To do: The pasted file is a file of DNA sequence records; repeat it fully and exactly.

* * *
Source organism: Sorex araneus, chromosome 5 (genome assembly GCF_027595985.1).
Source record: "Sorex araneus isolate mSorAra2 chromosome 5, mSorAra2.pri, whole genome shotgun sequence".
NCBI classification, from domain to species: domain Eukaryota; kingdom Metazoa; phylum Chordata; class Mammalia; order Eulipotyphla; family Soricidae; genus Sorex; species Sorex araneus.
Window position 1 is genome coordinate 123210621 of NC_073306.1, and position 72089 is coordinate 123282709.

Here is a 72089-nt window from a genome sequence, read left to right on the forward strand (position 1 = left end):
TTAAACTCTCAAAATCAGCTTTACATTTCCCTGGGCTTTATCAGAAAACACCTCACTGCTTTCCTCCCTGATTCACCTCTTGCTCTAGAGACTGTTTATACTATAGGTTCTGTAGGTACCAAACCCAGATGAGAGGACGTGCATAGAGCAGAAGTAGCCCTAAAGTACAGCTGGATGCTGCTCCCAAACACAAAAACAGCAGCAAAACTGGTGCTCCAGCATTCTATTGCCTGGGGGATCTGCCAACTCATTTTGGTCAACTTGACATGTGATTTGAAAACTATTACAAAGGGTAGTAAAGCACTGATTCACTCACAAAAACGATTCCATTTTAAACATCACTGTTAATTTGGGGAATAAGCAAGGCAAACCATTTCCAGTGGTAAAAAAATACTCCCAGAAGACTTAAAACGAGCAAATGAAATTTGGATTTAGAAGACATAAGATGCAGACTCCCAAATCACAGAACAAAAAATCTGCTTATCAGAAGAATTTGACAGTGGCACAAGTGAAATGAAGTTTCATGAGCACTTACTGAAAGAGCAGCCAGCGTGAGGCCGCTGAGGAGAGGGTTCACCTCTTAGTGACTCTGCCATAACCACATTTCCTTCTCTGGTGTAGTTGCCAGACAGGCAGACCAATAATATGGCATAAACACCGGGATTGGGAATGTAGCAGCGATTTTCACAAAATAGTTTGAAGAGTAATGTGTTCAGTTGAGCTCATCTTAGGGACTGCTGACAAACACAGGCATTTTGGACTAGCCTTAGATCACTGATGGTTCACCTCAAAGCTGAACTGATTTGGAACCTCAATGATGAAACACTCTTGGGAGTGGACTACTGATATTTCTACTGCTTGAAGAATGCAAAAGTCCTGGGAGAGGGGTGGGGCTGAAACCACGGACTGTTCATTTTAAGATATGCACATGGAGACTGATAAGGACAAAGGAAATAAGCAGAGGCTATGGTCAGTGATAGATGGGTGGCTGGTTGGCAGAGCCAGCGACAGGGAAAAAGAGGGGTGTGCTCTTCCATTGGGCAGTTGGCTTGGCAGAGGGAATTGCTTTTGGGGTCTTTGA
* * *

Source organism: Sorex araneus, chromosome 5 (genome assembly GCF_027595985.1).
Source record: "Sorex araneus isolate mSorAra2 chromosome 5, mSorAra2.pri, whole genome shotgun sequence".
NCBI classification, from domain to species: domain Eukaryota; kingdom Metazoa; phylum Chordata; class Mammalia; order Eulipotyphla; family Soricidae; genus Sorex; species Sorex araneus.
Window position 1 is genome coordinate 123210621 of NC_073306.1, and position 72089 is coordinate 123282709.

Here is a 72089-nt window from a genome sequence, read left to right on the forward strand (position 1 = left end):
TTAAACTCTCAAAATCAGCTTTACATTTCCCTGGGCTTTATCAGAAAACACCTCACTGCTTTCCTCCCTGATTCACCTCTTGCTCTAGAGACTGTTTATACTATAGGTTCTGTAGGTACCAAACCCAGATGAGAGGACGTGCATAGAGCAGAAGTAGCCCTAAAGTACAGCTGGATGCTGCTCCCAAACACAAAAACAGCAGCAAAACTGGTGCTCCAGCATTCTATTGCCTGGGGGATCTGCCAACTCATTTTGGTCAACTTGACATGTGATTTGAAAACTATTACAAAGGGTAGTAAAGCACTGATTCACTCACAAAAACGATTCCATTTTAAACATCACTGTTAATTTGGGGAATAAGCAAGGCAAACCATTTCCAGTGGTAAAAAAATACTCCCAGAAGACTTAAAACGAGCAAATGAAATTTGGATTTAGAAGACATAAGATGCAGACTCCCAAATCACAGAACAAAAAATCTGCTTATCAGAAGAATTTGACAGTGGCACAAGTGAAATGAAGTTTCATGAGCACTTACTGAAAGAGCAGCCAGCGTGAGGCCGCTGAGGAGAGGGTTCACCTCTTAGTGACTCTGCCATAACCACATTTCCTTCTCTGGTGTAGTTGCCAGACAGGCAGACCAATAATATGGCATAAACACCGGGATTGGGAATGTAGCAGCGATTTTCACAAAATAGTTTGAAGAGTAATGTGTTCAGTTGAGCTCATCTTAGGGACTGCTGACAAACACAGGCATTTTGGACTAGCCTTAGATCACTGATGGTTCACCTCAAAGCTGAACTGATTTGGAACCTCAATGATGAAACACTCTTGGGAGTGGACTACTGATATTTCTACTGCTTGAAGAATGCAAAAGTCCTGGGAGAGGGGTGGGGCTGAAACCACGGACTGTTCATTTTAAGATATGCACATGGAGACTGATAAGGACAAAGGAAATAAGCAGAGGCTATGGTCAGTGATAGATGGGTGGCTGGTTGGCAGAGCCAGCGACAGGGAAAAAGAGGGGTGTGCTCTTCCATTGGGCAGTTGGCTTGGCAGAGGGAATTGCTTTTGGGGTCTTTGA